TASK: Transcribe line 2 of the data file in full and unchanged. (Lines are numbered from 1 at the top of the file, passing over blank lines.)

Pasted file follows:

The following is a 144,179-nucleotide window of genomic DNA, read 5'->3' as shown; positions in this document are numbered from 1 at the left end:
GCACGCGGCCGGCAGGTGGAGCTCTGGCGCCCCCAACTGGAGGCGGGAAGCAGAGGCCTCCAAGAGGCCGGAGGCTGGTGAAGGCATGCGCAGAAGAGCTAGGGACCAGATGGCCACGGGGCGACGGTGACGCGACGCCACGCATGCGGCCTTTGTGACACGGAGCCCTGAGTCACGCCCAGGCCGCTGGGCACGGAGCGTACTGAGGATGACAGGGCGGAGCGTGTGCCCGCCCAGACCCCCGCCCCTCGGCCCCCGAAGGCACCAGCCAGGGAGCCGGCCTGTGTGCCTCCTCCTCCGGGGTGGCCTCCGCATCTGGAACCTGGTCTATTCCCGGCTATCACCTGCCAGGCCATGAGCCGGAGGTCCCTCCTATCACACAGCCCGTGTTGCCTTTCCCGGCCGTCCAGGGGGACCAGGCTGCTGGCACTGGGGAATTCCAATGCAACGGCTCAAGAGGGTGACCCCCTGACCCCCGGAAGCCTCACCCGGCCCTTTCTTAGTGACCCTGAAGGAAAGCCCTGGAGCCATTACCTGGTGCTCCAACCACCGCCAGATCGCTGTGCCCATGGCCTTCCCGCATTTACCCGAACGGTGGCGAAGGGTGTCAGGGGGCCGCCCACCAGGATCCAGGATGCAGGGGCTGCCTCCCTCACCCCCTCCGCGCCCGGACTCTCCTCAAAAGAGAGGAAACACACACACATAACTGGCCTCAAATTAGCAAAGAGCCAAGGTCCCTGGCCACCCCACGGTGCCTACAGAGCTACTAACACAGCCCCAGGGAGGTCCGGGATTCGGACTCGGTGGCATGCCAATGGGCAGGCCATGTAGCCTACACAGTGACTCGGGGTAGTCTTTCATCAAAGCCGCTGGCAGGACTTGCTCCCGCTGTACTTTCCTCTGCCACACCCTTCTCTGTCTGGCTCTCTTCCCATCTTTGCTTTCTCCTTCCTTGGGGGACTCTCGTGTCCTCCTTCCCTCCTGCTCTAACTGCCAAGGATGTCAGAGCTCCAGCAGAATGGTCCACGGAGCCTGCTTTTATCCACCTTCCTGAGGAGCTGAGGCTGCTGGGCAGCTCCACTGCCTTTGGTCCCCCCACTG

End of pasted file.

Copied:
GCACGCGGCCGGCAGGTGGAGCTCTGGCGCCCCCAACTGGAGGCGGGAAGCAGAGGCCTCCAAGAGGCCGGAGGCTGGTGAAGGCATGCGCAGAAGAGCTAGGGACCAGATGGCCACGGGGCGACGGTGACGCGACGCCACGCATGCGGCCTTTGTGACACGGAGCCCTGAGTCACGCCCAGGCCGCTGGGCACGGAGCGTACTGAGGATGACAGGGCGGAGCGTGTGCCCGCCCAGACCCCCGCCCCTCGGCCCCCGAAGGCACCAGCCAGGGAGCCGGCCTGTGTGCCTCCTCCTCCGGGGTGGCCTCCGCATCTGGAACCTGGTCTATTCCCGGCTATCACCTGCCAGGCCATGAGCCGGAGGTCCCTCCTATCACACAGCCCGTGTTGCCTTTCCCGGCCGTCCAGGGGGACCAGGCTGCTGGCACTGGGGAATTCCAATGCAACGGCTCAAGAGGGTGACCCCCTGACCCCCGGAAGCCTCACCCGGCCCTTTCTTAGTGACCCTGAAGGAAAGCCCTGGAGCCATTACCTGGTGCTCCAACCACCGCCAGATCGCTGTGCCCATGGCCTTCCCGCATTTACCCGAACGGTGGCGAAGGGTGTCAGGGGGCCGCCCACCAGGATCCAGGATGCAGGGGCTGCCTCCCTCACCCCCTCCGCGCCCGGACTCTCCTCAAAAGAGAGGAAACACACACACATAACTGGCCTCAAATTAGCAAAGAGCCAAGGTCCCTGGCCACCCCACGGTGCCTACAGAGCTACTAACACAGCCCCAGGGAGGTCCGGGATTCGGACTCGGTGGCATGCCAATGGGCAGGCCATGTAGCCTACACAGTGACTCGGGGTAGTCTTTCATCAAAGCCGCTGGCAGGACTTGCTCCCGCTGTACTTTCCTCTGCCACACCCTTCTCTGTCTGGCTCTCTTCCCATCTTTGCTTTCTCCTTCCTTGGGGGACTCTCGTGTCCTCCTTCCCTCCTGCTCTAACTGCCAAGGATGTCAGAGCTCCAGCAGAATGGTCCACGGAGCCTGCTTTTATCCACCTTCCTGAGGAGCTGAGGCTGCTGGGCAGCTCCACTGCCTTTGGTCCCCCCACTG